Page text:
The Big Four. GAFA – Google, Amazon, Facebook and Apple. These are the four companies that make up Big Tech. They have been dominating the technology industry, and you would be hard-pressed to find someone who hadn’t heard of every one of them. They have a combined worth of nearly $3.5 trillion, and the gap between them and mainstream media is widening. At the end of 2018 and 2019, the gap was level at about $1.48 trillion, but by the start of 2020, the gap had widened to nearly $2 trillion.
People’s concerns are growing along with the tech monopolies. Individuals from both the Democratic and Republican parties have expressed their worries about their lack of accountability and accumulation of power.
Presidential candidate Elizabeth Warren has made the break-up of Big Tech a staple of her campaign, stating that they have too much power over the economy, society and democracy. President Donald Trump has similarly shared his distress about this “bad situation”, claiming “something is going on in terms of monopoly”.
And they’re right. Well, partly. Big Tech does have a significant amount of influence on the average person’s day to day internet activity. Google gets more than 92% of all global search queries, Amazon accounts for nearly 40% of all e-commerce spending in the USA, Facebook has 2.4 billion monthly users, and Apple became the first company to cross into $1 trillion in market capitalization.
These companies do have a fair degree of control over us, and they’re not going down without a fight. Facebook CEO Mark Zuckerberg revealed in a leaked recording that he doesn’t want to “file a lawsuit against the government”, but that he was “prepared to fight”.
While few would doubt Warren’s claims over the power these companies have acquired, we shouldn’t go around breaking them up because politicians think it might be a good idea – have these firms broken any antitrust laws?
By our current definitions – no. A monopoly is only illegal if they’ve engaged in anti-competitive behaviour. The Sherman Antitrust Act in 1890 and the Clayton Antitrust Act in 1914 outlawed cartels and monopolies, which were responsible for the break up of American Tobacco Company and Standard Oil in 1911 due to oppressive and anti-competitive business practices.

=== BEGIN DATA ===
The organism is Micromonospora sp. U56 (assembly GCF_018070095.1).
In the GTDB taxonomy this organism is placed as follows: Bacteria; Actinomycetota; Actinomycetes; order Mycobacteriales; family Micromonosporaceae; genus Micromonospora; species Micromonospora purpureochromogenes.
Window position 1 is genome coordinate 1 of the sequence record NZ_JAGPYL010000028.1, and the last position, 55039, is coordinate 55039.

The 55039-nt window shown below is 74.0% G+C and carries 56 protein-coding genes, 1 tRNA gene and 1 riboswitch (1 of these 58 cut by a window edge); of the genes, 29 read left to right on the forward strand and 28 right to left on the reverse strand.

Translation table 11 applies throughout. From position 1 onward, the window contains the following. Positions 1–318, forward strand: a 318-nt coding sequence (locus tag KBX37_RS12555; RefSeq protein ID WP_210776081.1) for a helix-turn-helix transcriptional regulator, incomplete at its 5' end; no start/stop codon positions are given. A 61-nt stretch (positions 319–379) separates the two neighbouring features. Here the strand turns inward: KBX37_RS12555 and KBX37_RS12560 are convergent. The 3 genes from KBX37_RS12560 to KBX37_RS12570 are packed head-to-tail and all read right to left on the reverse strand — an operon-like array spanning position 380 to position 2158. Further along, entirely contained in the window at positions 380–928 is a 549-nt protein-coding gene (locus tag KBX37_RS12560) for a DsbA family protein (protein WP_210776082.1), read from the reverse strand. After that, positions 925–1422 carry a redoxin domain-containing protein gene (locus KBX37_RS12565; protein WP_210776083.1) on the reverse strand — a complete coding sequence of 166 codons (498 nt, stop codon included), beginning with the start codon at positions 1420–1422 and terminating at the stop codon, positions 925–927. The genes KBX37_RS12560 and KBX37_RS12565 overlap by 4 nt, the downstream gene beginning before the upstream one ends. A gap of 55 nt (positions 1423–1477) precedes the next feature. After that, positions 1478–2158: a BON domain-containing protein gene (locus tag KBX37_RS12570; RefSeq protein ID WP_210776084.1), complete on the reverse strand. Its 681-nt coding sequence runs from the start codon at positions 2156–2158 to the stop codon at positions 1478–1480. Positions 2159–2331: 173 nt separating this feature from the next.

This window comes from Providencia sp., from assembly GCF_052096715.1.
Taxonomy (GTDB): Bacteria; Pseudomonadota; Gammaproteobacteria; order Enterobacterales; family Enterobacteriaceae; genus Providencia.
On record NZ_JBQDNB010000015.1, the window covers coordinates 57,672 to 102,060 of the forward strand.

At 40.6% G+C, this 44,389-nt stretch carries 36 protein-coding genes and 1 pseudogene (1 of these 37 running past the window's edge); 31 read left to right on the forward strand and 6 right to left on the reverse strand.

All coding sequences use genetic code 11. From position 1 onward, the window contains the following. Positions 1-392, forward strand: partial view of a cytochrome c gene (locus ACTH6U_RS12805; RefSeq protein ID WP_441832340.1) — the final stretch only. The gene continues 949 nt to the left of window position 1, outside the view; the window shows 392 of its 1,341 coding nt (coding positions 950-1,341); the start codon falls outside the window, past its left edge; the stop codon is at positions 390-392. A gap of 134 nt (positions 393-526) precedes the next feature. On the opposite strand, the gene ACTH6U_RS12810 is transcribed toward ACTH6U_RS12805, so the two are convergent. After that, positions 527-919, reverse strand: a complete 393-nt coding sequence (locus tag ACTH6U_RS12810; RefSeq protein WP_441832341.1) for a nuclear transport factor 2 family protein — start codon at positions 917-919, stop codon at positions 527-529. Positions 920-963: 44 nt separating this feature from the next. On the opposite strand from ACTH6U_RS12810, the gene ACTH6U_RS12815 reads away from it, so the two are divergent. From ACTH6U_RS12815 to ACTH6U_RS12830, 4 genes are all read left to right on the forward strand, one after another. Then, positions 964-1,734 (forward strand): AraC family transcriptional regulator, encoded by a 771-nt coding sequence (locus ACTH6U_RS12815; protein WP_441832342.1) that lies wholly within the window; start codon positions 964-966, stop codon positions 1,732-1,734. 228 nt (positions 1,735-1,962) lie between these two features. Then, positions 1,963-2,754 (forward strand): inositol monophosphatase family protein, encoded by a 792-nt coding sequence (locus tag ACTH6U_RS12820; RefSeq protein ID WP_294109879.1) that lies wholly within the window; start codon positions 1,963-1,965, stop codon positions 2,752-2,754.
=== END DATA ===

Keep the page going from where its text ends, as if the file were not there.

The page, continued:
These antitrust laws still apply today. However, examining Google shows that they have reached their monopoly because people want to use Google – their searches yield the best results, and it’s free. Why would anyone not want to use it?
But this doesn’t paint the full picture. These laws are old – very old. So old that to these lawmakers the Internet was nothing more than an incomprehensible dream. As a result, many have been calling for an updated and more relevant set of antitrust rules that can take into account the constantly evolving nature of the internet.
One strategy to prevent these tech monopolies from growing too large in the first place is to look closer at the mergers and acquisitions used to eliminate competition. You only have to look at the acquisitions of Instagram and Whatsapp for $1 billion and $19 billion respectively to see how Facebook has increased its market share by swallowing up rivals.
However, it’s difficult to predict which mergers have the potential to form a monopoly. After all, a study in the Harvard Business Review found that between 70 and 90% of mergers and acquisitions fail, and stopping these mergers to pre-emptively breakup monopolies could set a dangerous precedent.
Another problem that tends to arise with Big Tech monopolies is the difficulty that arises when trying to define their market. Amazon has expanded from e-commerce into the supermarket industry with the acquisition of Whole Foods in 2017, and Google is famed for having fingers in many different pies, from self-driving cars to smartphones. This makes it difficult to establish their domain, making it more challenging to regulate their activities.
One method that could be used to stop these monopolies’ expansion into other markets is to isolate what is known as the bottleneck resource – or the source of that company’s monopoly power. For Google, this would mean allowing them to continue in search while blocking them from adjacent markets.
This method could help combat the control of these monopolies, as the reason the search engine market is vastly dominated by Google is because of everything that is part of Google. When browsing the web, Google has Google Docs, Google Drive, YouTube and Chrome (to name a few) all rolled into the Google package. By breaking up Google, one would effectively be relieving all of these separate services from the search engine, which would go a long way for competition from other search engines.
Perhaps the reason so many people are distrustful of Big Tech is the amount of power we’ve allowed them to gather over us. Google and Facebook are well known to collect vast amounts of data on their users. Google and Facebook have often stated how their users’ privacy is paramount and that the data collected is only used to improve their services.
Nevertheless, the sheer quantity still has people apprehensive. Elizabeth Warren has promised more control over how people’s information is shared and sold through the dissolution of these tech monopolies. While shutting down Big Tech might seem like an easy solution on the surface, it will do little to solve the problem of the ease of access that corporations have to our data. We instead need to take a long look at how we can give consumers more control over how their data is used and processed. Neglecting this could have serious implications, not only for our privacy but potentially for democracy itself.